Mechanical identity: Here's a strange case where the mechanical identity that the job actually has wound up being subsumed by what the community wanted. Essentially, Summoners long wound up being White Mages with weaker cures, more MP, and some great buffs via selectively summoning, using area buffs unique to the avatars, and then dismissing. This was partly due to the simple fact that the costs for summon spells and the time required to level the skill was simply unnecessarily prohibitive. As a result, Summoners have a lot of abilities that don't really sync up with their long-held role, which makes them pretty coherent for a broadly focused caster class and pretty incoherent for what actually happened. It'd be a half-point if we were scoring by points.

Utility to other classes: Nil in terms of abilities; massively useful in terms of providing a huge pool of MP for every caster class to eat through. Boring functionality is still functional, though.

Cool factor: Come on. You are summoning the very essence of the world's elements, veritable demigods among mortals. And then you summon the big brothers of those guys when you start unlocking stuff like Diabolos. Yeah, that's pretty cool.

Spoooooooooooooooooooooooooooooooooooon. Bard

Spoony or otherwise, Bards are there to support the group, and they do so in a fashion that's both subtle and yet noteworthy. In a good party with a good Bard, you only notice after 20 minutes that your main healer is actually a Red Mage who keeps heading up to melee, or your tank is a Dark Knight, or you've pulled like 20 things in a row and no one's even taken a break. Until you play a Bard, it seems like some sort of bizarre magic, and once you do play one, you realize that it is a sort of bizarre magic played through various instruments and maintained painstakingly to keep everyone in shipshape.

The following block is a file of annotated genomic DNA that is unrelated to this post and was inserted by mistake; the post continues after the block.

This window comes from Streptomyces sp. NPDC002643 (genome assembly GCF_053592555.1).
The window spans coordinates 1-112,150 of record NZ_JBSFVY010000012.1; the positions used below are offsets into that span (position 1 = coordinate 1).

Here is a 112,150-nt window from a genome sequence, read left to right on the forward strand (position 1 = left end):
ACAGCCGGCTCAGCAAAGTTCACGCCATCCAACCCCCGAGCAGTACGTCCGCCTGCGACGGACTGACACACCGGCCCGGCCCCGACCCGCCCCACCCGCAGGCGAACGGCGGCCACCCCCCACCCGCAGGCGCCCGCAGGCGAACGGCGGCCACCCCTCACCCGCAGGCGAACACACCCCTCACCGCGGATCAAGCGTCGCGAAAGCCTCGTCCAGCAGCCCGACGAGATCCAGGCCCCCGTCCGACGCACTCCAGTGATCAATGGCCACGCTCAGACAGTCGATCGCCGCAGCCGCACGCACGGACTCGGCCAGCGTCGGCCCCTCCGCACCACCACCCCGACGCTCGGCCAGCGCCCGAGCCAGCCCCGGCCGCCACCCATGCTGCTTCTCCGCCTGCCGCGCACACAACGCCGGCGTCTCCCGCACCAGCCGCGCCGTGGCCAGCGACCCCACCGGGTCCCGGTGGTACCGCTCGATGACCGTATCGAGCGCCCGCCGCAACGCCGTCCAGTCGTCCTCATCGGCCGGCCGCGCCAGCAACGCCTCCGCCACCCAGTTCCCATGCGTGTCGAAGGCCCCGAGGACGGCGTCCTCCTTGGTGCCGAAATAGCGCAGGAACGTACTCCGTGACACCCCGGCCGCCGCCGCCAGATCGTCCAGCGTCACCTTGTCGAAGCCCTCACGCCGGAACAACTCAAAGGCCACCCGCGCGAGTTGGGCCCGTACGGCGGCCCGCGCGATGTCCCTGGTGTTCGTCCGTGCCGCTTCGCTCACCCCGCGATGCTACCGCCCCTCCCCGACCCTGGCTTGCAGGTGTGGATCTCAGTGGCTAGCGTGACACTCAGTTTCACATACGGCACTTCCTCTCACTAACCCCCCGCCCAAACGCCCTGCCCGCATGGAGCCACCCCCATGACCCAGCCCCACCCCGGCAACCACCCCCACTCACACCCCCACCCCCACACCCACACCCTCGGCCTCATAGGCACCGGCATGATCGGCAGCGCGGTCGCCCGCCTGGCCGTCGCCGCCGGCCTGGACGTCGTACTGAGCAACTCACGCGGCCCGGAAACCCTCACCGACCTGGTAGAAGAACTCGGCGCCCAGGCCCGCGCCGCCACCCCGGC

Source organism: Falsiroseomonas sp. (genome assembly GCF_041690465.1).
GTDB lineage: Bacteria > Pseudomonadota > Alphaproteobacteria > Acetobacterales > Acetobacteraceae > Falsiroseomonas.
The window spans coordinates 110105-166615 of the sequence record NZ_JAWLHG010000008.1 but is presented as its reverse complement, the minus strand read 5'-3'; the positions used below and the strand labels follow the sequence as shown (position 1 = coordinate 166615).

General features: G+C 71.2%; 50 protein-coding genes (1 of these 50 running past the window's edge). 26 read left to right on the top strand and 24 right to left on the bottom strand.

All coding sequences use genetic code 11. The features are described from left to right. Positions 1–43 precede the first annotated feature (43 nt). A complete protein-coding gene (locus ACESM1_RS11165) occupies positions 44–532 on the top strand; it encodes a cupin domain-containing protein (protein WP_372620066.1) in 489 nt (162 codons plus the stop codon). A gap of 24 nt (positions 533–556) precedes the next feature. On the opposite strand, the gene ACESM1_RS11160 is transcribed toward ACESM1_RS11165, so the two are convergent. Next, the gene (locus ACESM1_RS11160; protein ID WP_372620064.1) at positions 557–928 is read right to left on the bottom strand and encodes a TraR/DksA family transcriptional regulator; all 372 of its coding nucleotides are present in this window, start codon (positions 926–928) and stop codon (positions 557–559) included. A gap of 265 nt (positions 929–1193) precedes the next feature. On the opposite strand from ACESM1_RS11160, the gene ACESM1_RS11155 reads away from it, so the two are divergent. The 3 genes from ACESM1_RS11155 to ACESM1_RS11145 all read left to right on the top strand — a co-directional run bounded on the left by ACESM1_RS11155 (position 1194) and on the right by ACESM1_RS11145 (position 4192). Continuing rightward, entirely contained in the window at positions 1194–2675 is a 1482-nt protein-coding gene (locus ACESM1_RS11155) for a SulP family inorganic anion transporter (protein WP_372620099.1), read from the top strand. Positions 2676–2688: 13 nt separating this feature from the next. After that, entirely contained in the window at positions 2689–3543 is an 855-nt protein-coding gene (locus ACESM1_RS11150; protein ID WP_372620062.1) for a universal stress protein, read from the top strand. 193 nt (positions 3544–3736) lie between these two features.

Mechanical identity: Bards are meant to stay on the back lines, buff party members in a variety of ways, and provide limited debuffs as necessary. Guess what all of their abilities center around? Yes, it's really just that simple.

Utility to other classes: Pretty much nil, since other classes don't get any instruments and thus can't make full use of their underleveled Bard skills. This isn't even a case of "not so great" as a support job; it's just not doable. Nothing to see here.

Cool factor: Loads... if you've played with one. If you're just reading about the class, then it's going to sound like a bunch of strange men and women in hats strumming lutes while other people slice monsters to bits with enormous swords. When you actually see one in action, though, and realize that it turns a party into a well-oiled machine... well, then playing a Bard seems pretty darn cool.

The first batch

So, after four columns, we've finally covered all of the options available in the game at launch, and we're just about halfway through. We still have the expansions, though, so we'll be here for a while.

As always, comments are welcome in the field below or via mail to Next week, since I've been inspired by this week's talking of Summoners, I'm going to take a look at how much cooler it is to play a game in which you don't get to summon Bahamut.

From Eorzea to Vana'diel, there is a constant: the moogles. And for analysis and opinions about the online portions of the Final Fantasy series, there is also a constant: The Mog Log. Longtime series fan Eliot Lefebvre serves up a new installment of the log every Saturday, covering almost anything related to Square-Enix's vibrant online worlds.

This article was originally published on Massively.